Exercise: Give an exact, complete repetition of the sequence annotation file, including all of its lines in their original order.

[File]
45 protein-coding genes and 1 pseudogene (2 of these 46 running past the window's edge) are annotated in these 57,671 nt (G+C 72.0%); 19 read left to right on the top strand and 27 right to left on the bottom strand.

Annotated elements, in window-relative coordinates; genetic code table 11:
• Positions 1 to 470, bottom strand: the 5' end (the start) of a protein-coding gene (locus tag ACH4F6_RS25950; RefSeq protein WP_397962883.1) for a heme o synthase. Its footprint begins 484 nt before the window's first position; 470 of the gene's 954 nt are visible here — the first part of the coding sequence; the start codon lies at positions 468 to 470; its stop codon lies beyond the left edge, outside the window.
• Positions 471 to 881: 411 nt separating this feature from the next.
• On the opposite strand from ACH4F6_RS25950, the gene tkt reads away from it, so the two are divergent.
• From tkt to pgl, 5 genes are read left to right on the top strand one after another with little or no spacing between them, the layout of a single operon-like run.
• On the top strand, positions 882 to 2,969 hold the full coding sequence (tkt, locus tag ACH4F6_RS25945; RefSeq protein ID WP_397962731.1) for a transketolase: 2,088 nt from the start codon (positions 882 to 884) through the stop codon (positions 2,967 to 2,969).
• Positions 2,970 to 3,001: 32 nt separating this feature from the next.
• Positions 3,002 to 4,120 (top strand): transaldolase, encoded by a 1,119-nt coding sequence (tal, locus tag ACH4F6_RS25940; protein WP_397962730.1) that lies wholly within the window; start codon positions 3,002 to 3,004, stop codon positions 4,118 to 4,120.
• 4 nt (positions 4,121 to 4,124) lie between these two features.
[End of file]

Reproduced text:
45 protein-coding genes and 1 pseudogene (2 of these 46 running past the window's edge) are annotated in these 57,671 nt (G+C 72.0%); 19 read left to right on the top strand and 27 right to left on the bottom strand.

Annotated elements, in window-relative coordinates; genetic code table 11:
• Positions 1 to 470, bottom strand: the 5' end (the start) of a protein-coding gene (locus tag ACH4F6_RS25950; RefSeq protein WP_397962883.1) for a heme o synthase. Its footprint begins 484 nt before the window's first position; 470 of the gene's 954 nt are visible here — the first part of the coding sequence; the start codon lies at positions 468 to 470; its stop codon lies beyond the left edge, outside the window.
• Positions 471 to 881: 411 nt separating this feature from the next.
• On the opposite strand from ACH4F6_RS25950, the gene tkt reads away from it, so the two are divergent.
• From tkt to pgl, 5 genes are read left to right on the top strand one after another with little or no spacing between them, the layout of a single operon-like run.
• On the top strand, positions 882 to 2,969 hold the full coding sequence (tkt, locus tag ACH4F6_RS25945; RefSeq protein ID WP_397962731.1) for a transketolase: 2,088 nt from the start codon (positions 882 to 884) through the stop codon (positions 2,967 to 2,969).
• Positions 2,970 to 3,001: 32 nt separating this feature from the next.
• Positions 3,002 to 4,120 (top strand): transaldolase, encoded by a 1,119-nt coding sequence (tal, locus tag ACH4F6_RS25940; protein WP_397962730.1) that lies wholly within the window; start codon positions 3,002 to 3,004, stop codon positions 4,118 to 4,120.
• 4 nt (positions 4,121 to 4,124) lie between these two features.